The Volt comes with an array of warranties: Eight years or 100,000 miles on the battery pack, three-year/36,000-mile bumper-to-bumper coverage, and a five-year/100,000-mile guarantee on the gasoline engine. In 2012, a cost option to certify the Volt as an "Advanced Technology-Partial Zero Emissions Vehicle" will bump the battery warranty to 10 years or 150,000 miles, and allow the car to travel in the California HOV lanes.
One of the safeguards built into the Volt is one to prevent gas from going bad. "A notice will come on the display that the car is in engine maintenance mode," says Posawatz. "Running that mode keeps all the engine parts lubricated and uses some fuel."
That brings us back to the key question: Who will buy the Volt?
"We know we'll sell the 15,000 units we're building this year," says Posawatz. "Next year, we're planning to sell 45,000 in the United States. After that, we'll build as many as people want."
With gas prices on the rise, that might mean the Volt is a car hitting the market at just the right time.
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About Boston Overdrive
|Clifford Atiyeh is an automotive writer and car enthusiast . He has spent his entire life driving cars he doesn't own.
In the garage: 1995 21-speed Iron Horse, 2002 Jeep Wrangler X (by association)
|Bill Griffith is a veteran Boston Globe reporter, having reviewed cars for more than 10 years and serving as assistant sports editor for 25 years. He was also the paper's sports media columnist.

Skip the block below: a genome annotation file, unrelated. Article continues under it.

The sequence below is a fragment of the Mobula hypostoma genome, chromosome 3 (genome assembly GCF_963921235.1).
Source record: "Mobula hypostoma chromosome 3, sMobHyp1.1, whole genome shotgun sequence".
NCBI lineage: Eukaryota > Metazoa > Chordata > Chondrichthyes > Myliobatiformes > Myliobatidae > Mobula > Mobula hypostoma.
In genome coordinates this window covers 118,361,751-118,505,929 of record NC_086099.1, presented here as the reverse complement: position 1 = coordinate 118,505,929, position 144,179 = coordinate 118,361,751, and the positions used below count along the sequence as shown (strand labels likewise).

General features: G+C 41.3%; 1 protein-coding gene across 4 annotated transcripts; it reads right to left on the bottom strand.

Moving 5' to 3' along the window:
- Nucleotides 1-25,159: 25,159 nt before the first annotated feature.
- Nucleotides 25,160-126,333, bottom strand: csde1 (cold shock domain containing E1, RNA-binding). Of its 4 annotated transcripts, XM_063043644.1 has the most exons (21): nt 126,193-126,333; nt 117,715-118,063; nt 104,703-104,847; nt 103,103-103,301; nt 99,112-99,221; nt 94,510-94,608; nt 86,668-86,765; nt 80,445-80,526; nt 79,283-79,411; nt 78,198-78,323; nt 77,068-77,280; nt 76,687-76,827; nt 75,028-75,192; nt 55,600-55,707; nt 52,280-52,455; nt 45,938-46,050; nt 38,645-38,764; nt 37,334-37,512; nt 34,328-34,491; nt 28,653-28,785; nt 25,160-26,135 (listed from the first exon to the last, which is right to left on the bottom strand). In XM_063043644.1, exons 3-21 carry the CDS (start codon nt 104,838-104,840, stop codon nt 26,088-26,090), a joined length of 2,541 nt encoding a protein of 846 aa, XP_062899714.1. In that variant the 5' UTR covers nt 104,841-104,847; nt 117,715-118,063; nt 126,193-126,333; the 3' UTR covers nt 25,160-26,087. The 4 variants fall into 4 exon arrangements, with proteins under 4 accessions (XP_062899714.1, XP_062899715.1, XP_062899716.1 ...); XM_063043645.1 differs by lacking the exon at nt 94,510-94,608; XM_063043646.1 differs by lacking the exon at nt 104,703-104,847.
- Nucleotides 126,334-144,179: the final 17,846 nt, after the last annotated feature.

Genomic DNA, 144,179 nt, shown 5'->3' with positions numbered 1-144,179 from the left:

In the garage: 2006 Subaru Baja
|John Paul is public affairs manager for AAA Southern New England, a certified mechanic, and a Globe columnist. He hosts a weekly radio show on WROL.
In the garage: Hyundai Sante Fe, Chrysler PT Cruiser convertible
|Craig Fitzgerald has been writing about cars, motorcycles, and the automotive industry since 1999. He is the former editor of Hemmings Sports & Exotic Car.
In the garage: 1968 Buick Riviera, 1996 Buick Roadmaster, 1974 Honda CB450
|Keith Griffin is president of the New England Motor Press Association and edits the used car section on About.com. He also writes for the Hartford Business Journal and various weekly newspapers in Connecticut.
In the garage: Mazda 5, Dodge Neon
|George Kennedy is a senior writer for WheelsTV in Acton, which produces video reviews for Yahoo, MSN, and other auto websites.
In the garage: Lifted 1999 Jeep Cherokee